The real estate market has been a tough one in many areas of the country, but even so, there will always be people out there looking to buy a home. Whether it’s a young couple searching for their first starter home, a family in need of a bigger home, or an older couple hoping to downsize to something smaller, homes of all sizes and styles will always be in demand. So how do you set your home apart from the many others on the market? It’s simple when you follow a few tips:

1.       Clean. It may sound like an obvious task before putting your home on the market, but cleaning should also include everything from surface dirt on places you might normally miss (light switches, door frames, ceiling fans, to name a few) to tossing old toys, knickknacks, paper, and general clutter. If you have items you want to clear out buy may not be ready to get rid of for good, rent a small trailer, storage space or Pod unit to store it. Moving out an extra end table, floor lamp or large toys will visually unclutter a room so potential buyers can focus on the unique features of the home- not your stuff. Use moving blankets and furniture covers to protect items in storage until you’re moved into your new home.

2.       Stage. If you’ve seen the home staging shows on the popular home and garden cable TV channels, you know the right changes can make a huge difference in the appearance of your home. But don’t be scared off by thinking the job is just too big. Every little thing counts: remove personal photos and mementos, add a vase of fresh flowers to a few rooms, place extra lights in rooms that feel dark, tone down bright paint colors or add a layer of neutral beige to white walls.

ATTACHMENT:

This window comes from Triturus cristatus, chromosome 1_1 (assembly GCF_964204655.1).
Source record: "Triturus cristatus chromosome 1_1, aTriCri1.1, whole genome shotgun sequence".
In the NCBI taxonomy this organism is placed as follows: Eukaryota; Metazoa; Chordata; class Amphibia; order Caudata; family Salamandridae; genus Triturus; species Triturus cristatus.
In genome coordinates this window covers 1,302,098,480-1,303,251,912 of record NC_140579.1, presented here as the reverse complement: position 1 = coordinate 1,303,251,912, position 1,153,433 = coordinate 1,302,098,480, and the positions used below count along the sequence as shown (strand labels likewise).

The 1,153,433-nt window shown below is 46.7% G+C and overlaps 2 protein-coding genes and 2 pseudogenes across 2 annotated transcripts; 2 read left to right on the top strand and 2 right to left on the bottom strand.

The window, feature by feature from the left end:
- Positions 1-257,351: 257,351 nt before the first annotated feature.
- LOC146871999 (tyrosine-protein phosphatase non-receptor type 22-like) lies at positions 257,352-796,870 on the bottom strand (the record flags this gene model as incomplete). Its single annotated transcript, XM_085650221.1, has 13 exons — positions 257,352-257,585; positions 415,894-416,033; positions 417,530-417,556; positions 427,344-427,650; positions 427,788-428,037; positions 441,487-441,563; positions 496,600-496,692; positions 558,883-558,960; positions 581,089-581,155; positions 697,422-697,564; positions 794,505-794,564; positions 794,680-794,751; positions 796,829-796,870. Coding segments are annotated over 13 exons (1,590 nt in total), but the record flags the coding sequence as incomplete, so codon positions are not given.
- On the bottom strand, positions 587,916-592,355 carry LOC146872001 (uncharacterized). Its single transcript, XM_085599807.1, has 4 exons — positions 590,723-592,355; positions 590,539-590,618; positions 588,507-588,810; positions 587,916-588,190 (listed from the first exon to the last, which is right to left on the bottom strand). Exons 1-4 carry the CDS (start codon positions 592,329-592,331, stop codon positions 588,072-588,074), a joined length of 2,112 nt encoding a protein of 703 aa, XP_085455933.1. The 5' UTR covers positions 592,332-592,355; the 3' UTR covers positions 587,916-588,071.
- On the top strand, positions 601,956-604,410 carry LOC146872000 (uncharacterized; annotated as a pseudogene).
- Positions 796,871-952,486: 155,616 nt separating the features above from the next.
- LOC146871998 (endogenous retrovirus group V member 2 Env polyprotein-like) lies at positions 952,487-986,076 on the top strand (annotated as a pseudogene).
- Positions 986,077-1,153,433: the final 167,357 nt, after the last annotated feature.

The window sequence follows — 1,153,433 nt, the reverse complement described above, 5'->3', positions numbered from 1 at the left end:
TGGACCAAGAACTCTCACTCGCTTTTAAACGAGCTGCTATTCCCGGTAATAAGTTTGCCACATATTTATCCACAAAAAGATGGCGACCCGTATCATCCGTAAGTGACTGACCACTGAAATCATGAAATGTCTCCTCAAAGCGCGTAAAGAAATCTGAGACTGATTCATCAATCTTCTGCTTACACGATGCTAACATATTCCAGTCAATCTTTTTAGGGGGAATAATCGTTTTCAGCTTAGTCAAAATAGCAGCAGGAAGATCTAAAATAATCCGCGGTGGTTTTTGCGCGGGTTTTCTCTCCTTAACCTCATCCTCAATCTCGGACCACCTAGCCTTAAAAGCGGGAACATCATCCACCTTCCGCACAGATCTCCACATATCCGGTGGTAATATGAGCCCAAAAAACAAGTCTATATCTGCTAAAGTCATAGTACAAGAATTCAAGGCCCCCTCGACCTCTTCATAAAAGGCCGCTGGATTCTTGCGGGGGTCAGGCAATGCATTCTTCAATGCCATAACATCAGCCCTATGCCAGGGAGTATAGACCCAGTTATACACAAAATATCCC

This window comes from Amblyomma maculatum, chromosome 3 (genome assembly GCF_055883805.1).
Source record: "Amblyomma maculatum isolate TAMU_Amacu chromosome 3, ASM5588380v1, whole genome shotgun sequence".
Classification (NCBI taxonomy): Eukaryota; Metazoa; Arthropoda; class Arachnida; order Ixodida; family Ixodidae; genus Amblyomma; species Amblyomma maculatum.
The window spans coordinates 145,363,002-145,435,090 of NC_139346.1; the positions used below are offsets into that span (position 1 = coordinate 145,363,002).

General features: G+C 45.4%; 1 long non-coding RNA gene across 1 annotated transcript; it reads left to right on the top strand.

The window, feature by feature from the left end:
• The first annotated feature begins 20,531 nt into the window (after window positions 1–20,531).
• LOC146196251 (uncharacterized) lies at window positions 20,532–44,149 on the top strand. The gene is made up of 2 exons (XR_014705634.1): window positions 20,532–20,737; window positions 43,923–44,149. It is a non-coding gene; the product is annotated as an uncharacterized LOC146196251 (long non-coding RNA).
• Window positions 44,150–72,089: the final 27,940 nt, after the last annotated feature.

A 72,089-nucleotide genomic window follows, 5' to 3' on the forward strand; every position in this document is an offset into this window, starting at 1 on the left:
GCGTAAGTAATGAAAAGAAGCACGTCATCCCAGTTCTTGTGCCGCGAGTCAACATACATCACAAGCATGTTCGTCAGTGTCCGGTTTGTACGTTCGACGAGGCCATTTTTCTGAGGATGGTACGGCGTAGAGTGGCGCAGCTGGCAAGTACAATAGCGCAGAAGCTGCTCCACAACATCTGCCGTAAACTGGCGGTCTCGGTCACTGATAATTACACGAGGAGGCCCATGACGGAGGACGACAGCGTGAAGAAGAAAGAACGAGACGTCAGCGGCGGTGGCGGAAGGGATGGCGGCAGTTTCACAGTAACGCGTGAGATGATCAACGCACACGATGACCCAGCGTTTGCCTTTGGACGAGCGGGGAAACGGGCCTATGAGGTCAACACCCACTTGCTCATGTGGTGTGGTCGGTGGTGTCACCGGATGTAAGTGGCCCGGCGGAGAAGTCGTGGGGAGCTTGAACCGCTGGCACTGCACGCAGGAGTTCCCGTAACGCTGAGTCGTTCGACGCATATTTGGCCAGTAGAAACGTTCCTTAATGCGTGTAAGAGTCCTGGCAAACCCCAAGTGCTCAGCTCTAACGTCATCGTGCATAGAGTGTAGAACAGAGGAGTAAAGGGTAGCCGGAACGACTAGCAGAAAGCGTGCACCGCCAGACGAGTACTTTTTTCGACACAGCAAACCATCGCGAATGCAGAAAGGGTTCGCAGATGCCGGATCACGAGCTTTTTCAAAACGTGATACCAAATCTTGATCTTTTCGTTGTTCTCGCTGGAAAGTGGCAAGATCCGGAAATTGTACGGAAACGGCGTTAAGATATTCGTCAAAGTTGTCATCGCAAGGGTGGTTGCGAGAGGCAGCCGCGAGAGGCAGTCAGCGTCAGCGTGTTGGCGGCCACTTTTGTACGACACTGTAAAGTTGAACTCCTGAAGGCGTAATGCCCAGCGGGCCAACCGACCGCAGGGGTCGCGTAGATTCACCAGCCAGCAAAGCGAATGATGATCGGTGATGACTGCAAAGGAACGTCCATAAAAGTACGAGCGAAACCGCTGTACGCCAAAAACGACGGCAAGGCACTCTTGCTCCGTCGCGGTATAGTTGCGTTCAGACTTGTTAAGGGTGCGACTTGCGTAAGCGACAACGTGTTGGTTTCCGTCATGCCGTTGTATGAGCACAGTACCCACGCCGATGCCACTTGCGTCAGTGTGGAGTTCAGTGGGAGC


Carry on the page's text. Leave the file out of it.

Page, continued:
3.       Start outside. First impressions count. When prospective buyers walk up to the front door, they’ll take notice of things you may not always recognize:  peeling paint, weedy flowerbeds, dead shrubs, a broken mailbox. They may believe that if the outside has not been kept up, the owners have not kept up repairs on the inside, and house tour will begin with a negative slant. Keep your front steps clean and the lawn mowed, add a potted plant or two, touch up paint on the front door, add a fresh new mailbox and house numbers, and keep weeds out of your landscaping.

4.       Be flexible. Having your home on the market can be an exhausting experience, but staying flexible with showings can be the difference between a sale and prospective buyers finding something else instead because your house was not available for a showing. Keep your home as clean as possible at all times so you can be ready if a realtor calls to ask for an immediate showing. It can be difficult with small kids, but keep a few empty laundry baskets or large plastic boxes handy so you can quickly toss in toys and other clutter from countertops and shuttle them to your vehicle before the relator and prospective buyers arrive. Keep a box of disposable cleaning wipes in each bathroom and in the kitchen so you can quickly wipe down surfaces in an instant. Also before they arrive, open blinds and curtains to create as much natural light as possible.

ABOUT THE AUTHOR: Lisa Kirchhoff is a writer and blogger for USCargoControl.com , an e-commerce company that specializes in moving supplies for both professional and DIY movers.